The Move To Secure: HTTP to HTTPS

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In recent years, this has been one of the thorniest issues an SEO has had to deal with. It’s a tough nut to crack, requiring resources, shifts in investments, prioritization, and if ill handled, can have a negative impact on a business.

Yet everyone can agree – being secure is a good thing.

Stories of success and failure can easily be found, which can make it tough for an SEO to offer guidance internally. It’s a technical process, requiring discrete steps, the purchase of a certificate and a large investment of time and planning to minimize pitfalls and maximize chances for success. Wired did an epic article detailing their experience and process of moving to HTTPS and it’s well worth a read.

And that’s why so many businesses have pushed off investing in this. The engines have been talking about this for years. Google has taken another step to push businesses forward. Early on, we were told there were upsides to adopting HTTPS, that it would be useful in your journey to rank well and so on. Now, we have a deadline.

In October 2017, Google says, we’ll see more warnings of non-secure pages (HTTP) in more areas of interaction. Again, Wired has done a great job detailing some of these changes to help folks understand the new reality. The long and the short of it is that if Google is going to show more flags to searchers, or even interrupt their journey to your page, there is a more than fair chance it’ll impact traffic to unsecure results. Given the average consumer has no idea of the details behind HTTP v. HTTPS, it’s highly likely their sense of fear will take over. If it smells less secure, they’ll avoid it.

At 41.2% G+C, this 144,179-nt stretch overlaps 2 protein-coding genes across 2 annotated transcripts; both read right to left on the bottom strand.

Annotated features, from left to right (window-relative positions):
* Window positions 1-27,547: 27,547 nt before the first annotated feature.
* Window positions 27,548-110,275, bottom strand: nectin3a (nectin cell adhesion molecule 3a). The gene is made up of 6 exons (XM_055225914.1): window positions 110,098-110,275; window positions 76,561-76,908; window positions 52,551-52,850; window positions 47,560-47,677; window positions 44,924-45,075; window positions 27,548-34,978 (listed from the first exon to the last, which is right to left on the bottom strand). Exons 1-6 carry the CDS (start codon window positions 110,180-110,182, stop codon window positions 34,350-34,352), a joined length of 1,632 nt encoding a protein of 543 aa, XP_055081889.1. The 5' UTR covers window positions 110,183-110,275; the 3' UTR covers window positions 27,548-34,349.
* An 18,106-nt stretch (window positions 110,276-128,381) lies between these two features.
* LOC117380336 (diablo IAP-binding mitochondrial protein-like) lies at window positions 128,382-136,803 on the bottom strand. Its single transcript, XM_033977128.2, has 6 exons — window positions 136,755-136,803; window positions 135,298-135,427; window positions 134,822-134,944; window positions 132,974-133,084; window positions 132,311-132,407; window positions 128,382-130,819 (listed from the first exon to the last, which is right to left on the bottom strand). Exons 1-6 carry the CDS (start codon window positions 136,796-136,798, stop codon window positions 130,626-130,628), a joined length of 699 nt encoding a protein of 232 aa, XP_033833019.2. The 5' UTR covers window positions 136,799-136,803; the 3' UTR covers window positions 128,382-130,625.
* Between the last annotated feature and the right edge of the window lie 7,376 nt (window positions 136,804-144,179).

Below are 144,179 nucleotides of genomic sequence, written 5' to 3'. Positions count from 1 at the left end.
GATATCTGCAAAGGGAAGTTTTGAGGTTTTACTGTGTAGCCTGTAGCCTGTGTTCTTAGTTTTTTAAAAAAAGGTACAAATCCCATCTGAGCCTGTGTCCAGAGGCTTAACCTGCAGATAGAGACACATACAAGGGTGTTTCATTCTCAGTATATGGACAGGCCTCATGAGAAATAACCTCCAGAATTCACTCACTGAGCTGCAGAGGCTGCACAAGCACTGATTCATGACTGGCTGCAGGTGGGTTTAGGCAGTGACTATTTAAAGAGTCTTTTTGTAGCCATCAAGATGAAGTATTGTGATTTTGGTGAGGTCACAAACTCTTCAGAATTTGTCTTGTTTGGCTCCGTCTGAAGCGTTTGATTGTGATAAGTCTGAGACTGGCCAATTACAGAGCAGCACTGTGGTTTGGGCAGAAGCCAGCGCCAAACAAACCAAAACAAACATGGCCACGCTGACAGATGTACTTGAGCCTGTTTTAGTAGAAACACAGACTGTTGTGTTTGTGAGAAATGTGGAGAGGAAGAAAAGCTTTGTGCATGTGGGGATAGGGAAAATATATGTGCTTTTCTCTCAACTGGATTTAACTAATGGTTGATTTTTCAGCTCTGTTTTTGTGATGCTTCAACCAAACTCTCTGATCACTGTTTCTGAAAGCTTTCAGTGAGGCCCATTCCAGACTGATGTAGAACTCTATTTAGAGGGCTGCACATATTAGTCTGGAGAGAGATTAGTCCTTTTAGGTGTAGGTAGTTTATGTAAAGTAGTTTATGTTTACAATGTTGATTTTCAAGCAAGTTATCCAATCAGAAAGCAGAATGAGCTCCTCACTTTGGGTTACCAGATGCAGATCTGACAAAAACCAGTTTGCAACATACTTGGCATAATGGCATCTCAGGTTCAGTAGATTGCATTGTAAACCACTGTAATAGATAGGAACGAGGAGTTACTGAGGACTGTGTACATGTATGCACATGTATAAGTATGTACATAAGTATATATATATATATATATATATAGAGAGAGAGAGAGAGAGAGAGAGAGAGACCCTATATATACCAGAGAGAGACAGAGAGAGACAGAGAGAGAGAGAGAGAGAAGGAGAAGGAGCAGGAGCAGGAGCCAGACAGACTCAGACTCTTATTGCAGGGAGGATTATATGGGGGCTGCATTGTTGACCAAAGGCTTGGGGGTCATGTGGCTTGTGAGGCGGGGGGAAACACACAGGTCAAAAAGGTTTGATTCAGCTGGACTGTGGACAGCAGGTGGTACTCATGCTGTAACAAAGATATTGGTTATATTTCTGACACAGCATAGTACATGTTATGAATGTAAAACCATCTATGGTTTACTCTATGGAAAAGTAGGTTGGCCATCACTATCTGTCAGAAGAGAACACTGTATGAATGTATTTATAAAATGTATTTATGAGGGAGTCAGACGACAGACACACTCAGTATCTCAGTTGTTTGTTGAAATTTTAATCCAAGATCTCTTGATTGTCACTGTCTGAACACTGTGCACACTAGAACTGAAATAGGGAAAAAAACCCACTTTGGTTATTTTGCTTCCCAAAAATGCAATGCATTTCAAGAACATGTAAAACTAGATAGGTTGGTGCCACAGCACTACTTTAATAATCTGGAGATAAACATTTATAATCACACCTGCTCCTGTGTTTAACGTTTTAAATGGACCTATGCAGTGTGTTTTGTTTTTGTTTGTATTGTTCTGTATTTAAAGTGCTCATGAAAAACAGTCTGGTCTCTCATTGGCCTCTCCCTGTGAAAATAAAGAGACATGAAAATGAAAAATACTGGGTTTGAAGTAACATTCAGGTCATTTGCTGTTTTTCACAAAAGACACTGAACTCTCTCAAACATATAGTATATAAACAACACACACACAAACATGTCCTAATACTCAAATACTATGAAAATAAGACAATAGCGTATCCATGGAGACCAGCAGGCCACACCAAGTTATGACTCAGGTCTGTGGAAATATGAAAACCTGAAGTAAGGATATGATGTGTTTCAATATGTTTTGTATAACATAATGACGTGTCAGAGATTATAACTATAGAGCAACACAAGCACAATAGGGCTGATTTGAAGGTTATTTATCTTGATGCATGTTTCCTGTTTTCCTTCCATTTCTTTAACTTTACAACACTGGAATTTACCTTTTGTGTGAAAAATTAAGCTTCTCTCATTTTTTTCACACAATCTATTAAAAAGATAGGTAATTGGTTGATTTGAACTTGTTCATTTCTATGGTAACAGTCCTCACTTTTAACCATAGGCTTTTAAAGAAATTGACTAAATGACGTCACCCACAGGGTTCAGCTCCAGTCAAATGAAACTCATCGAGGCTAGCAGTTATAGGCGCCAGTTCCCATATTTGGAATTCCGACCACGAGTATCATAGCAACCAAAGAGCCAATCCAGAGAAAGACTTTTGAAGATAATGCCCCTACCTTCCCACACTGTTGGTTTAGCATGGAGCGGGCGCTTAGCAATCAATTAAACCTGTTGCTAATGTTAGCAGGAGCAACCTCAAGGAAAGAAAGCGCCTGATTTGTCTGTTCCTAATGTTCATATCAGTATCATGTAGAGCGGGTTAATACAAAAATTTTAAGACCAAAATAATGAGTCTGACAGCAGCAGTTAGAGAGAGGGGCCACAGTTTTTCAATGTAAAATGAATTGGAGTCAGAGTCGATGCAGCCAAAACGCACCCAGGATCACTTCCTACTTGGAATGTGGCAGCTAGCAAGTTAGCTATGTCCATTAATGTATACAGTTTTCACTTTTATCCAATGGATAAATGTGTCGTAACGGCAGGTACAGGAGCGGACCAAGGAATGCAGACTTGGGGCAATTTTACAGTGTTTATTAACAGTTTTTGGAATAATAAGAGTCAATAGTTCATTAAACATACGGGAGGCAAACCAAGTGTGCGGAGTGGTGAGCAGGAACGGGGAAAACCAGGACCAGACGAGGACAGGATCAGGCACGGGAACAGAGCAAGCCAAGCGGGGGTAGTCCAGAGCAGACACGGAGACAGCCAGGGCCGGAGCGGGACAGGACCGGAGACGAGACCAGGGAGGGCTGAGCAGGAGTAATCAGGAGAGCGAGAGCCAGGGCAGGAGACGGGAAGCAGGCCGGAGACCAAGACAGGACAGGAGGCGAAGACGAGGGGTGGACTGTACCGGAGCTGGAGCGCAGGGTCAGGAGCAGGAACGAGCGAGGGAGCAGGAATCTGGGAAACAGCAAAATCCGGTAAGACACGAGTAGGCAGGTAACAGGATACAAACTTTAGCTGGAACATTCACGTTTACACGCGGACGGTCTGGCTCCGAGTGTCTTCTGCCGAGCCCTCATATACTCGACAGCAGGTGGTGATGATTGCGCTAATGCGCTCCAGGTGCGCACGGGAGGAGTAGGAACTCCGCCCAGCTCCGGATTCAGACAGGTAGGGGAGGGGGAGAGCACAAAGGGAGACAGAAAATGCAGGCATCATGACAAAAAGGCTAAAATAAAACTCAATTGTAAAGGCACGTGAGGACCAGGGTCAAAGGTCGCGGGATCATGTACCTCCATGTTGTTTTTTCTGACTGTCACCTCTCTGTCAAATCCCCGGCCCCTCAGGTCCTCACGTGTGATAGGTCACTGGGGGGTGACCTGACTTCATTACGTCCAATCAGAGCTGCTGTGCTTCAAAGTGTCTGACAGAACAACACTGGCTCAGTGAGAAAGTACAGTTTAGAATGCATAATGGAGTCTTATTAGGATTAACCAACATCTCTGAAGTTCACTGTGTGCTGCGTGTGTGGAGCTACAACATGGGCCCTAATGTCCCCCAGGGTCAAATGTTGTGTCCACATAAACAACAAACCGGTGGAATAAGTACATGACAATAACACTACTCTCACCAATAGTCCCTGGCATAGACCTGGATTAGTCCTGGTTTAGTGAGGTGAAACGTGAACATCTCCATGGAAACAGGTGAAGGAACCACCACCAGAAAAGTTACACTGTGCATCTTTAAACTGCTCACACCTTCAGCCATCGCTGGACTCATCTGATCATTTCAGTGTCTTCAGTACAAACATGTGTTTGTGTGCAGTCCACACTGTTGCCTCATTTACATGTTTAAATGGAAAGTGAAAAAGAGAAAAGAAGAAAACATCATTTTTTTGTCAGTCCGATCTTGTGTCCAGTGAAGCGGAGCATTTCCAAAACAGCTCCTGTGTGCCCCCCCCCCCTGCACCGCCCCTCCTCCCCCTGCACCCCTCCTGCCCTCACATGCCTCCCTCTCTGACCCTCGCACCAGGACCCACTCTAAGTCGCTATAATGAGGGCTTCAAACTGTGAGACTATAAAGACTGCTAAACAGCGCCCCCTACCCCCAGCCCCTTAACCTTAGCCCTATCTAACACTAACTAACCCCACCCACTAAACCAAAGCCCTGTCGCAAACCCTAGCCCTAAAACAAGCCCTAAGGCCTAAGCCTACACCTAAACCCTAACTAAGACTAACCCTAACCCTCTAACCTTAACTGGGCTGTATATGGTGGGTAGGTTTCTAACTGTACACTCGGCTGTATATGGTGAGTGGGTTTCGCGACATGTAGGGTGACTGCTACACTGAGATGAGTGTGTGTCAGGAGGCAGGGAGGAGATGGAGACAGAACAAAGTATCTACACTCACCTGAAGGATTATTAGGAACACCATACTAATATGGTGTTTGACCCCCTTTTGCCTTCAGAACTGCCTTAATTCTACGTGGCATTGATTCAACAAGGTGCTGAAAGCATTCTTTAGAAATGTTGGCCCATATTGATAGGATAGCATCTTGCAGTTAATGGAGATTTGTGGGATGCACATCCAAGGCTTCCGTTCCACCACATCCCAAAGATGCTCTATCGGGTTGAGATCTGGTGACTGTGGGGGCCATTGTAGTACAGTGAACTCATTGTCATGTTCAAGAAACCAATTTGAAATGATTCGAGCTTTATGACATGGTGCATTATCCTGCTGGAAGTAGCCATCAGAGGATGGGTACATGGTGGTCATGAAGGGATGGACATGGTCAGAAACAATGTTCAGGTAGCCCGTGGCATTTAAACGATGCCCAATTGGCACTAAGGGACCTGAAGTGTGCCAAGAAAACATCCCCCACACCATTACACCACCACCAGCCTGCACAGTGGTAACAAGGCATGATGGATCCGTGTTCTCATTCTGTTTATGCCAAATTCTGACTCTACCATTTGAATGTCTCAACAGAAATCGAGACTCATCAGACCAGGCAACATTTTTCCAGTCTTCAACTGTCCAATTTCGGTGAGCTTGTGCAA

What Can You Do?

The single best thing you can do, unsurprisingly, is to go secure. Prioritize the shift to HTTPS. It’s being done for solid reasons. One of the things Google (and other engines I should note) are trying to fight, is the practice of bad actors hijacking pages. The consumer may never notice that they’ve been redirected to an unofficial URL. And if that bad actor uses that bad URL to download malware to you, well, the consumer is hurt. Your brand is hurt because, again, the consumer didn’t notice the swap, and you get blamed for it.

The reason this tends to work to stop this kind of behavior right now is that to go secure costs actual money. You need to buy an authenticated security certificate for each domain. Spammers won’t take that step as long as the bulk of domains remain unsecured. They can hide in plain sight. If everyone goes secure, however, the default changes. It reduces their ability to target consumers.

Despite all the technical work, and actual costs to be absorbed by a business, the case the engines make for adopting HTTPS is legitimate. It’s not iron-clad by any stretch, but it’s not unreasonable either.

Your Best Bet

The best course of action you can take around HTTPS, is to do it. Make it a priority, because if Google (and other engines) believe this is a priority, pushing back against them is a tough proposition. Not adopting secure works if everyone skips it. Others are not skipping it, which puts a business not adopting it in a precarious position. Yes, there is a hard cost. Yes, there is the possibility, due to complexity, that your traffic could be impacted. None of which changes the course we’re on these days.

It was like when we all were told “mobile matters” and we balked at adopting responsive design, or ignored designing for the mobile experience completely. Today, stories of mobile ignorance are told over late night beers with chuckles and sage side glances. We all know it. Mobile IS our future (actually, it’s our today, in fact).

Secure is another element like Mobile. And like the shift to mobile friendly we’ve all embraced (if not entirely executed on yet), the shift to secure is happening and growing every day. In the next 2 years, those not secure will be the stand outs. Big brand or small business, to not be secure will be seen as a sign that you care less about visitor security and safety. Right or wrong as that sentiment may be, it’s the simplified version that most consumers will land on, and beyond an engine flagging a site for not being secure, losing the confidence of consumers will surely hurt a business even more.

Secure your future and get a lock on consumer confidence. HTTPS isn’t easy, but it’s becoming increasingly necessary.

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